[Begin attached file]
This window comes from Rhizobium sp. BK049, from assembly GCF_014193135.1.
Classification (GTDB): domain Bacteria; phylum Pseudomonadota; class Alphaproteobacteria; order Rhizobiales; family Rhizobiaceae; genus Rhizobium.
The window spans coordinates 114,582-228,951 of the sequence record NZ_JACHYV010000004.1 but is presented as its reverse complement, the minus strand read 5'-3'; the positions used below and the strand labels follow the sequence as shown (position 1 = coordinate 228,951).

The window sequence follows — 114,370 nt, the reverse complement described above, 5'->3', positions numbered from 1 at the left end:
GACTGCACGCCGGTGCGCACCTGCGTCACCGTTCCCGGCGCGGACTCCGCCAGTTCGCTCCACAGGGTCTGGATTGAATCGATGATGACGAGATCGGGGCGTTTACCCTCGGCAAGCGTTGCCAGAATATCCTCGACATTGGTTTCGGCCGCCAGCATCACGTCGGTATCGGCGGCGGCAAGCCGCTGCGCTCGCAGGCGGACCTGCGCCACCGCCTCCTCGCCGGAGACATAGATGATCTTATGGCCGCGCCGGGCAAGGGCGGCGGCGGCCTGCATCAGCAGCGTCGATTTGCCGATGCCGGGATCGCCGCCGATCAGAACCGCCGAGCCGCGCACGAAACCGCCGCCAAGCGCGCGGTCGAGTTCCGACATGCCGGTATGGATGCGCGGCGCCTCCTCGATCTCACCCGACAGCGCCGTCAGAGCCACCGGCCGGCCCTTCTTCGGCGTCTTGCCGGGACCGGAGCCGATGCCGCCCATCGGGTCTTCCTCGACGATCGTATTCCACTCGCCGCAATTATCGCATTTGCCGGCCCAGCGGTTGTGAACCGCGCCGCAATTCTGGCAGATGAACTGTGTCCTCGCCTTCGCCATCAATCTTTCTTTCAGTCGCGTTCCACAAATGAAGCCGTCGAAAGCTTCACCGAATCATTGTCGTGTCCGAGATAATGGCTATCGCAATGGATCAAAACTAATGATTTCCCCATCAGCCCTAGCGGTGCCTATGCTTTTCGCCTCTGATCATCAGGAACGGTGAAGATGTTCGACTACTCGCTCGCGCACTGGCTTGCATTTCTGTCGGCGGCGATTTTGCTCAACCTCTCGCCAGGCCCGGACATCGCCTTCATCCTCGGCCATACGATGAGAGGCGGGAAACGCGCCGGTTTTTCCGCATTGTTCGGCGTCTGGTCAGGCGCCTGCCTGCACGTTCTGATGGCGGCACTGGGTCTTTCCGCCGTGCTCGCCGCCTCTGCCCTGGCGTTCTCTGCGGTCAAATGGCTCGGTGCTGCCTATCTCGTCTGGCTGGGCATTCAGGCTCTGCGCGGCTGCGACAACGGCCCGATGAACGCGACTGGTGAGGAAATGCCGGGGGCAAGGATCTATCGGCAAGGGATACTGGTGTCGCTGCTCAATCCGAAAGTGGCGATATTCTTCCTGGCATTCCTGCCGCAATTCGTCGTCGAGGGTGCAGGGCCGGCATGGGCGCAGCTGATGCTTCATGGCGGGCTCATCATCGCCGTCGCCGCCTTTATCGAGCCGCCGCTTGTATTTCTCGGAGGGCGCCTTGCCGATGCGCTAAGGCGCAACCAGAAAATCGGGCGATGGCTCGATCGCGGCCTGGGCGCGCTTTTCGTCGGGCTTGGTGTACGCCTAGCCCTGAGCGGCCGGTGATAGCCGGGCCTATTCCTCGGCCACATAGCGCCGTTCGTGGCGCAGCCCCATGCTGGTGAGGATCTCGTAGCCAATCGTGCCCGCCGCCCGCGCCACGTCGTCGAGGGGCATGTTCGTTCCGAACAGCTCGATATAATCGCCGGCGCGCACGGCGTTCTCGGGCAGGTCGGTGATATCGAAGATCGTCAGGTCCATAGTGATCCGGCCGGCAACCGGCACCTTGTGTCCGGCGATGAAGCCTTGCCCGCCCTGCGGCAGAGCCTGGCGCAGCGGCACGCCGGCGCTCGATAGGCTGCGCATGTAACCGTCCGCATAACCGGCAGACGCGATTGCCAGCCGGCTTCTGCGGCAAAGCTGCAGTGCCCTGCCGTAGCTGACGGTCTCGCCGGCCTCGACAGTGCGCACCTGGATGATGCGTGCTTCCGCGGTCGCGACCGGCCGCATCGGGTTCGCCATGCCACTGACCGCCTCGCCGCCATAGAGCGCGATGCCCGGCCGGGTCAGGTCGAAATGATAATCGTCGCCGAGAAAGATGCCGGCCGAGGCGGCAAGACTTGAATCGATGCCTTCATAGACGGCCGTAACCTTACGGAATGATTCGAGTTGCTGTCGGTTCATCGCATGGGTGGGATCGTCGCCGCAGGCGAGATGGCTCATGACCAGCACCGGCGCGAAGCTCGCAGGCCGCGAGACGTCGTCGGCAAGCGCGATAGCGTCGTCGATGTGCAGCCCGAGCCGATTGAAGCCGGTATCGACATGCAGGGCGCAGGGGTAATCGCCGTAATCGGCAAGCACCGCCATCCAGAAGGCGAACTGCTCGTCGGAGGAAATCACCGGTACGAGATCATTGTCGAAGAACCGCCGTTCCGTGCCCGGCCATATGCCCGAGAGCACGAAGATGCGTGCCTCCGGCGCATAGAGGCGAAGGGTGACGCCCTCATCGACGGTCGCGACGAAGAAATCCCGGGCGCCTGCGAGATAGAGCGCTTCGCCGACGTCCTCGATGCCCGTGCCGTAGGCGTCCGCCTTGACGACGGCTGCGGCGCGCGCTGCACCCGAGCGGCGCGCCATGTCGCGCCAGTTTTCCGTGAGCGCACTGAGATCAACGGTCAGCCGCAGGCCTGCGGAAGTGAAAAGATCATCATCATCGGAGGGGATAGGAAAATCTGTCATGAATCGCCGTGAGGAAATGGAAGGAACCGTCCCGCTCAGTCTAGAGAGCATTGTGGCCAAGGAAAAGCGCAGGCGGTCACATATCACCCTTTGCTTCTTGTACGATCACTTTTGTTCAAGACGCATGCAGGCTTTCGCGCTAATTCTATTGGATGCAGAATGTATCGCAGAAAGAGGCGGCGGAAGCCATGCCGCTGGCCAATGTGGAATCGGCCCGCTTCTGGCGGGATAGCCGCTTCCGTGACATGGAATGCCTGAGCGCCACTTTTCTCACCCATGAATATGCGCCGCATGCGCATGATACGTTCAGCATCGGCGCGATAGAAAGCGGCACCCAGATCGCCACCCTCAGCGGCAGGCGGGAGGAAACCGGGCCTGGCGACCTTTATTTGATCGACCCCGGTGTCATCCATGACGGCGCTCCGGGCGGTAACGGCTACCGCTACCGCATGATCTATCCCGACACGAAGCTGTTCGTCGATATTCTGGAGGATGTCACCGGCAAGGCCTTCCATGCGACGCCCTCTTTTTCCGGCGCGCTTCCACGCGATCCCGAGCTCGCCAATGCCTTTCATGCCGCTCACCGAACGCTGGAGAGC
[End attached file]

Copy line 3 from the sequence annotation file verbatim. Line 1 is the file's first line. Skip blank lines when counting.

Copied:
The window spans coordinates 114,582-228,951 of the sequence record NZ_JACHYV010000004.1 but is presented as its reverse complement, the minus strand read 5'-3'; the positions used below and the strand labels follow the sequence as shown (position 1 = coordinate 228,951).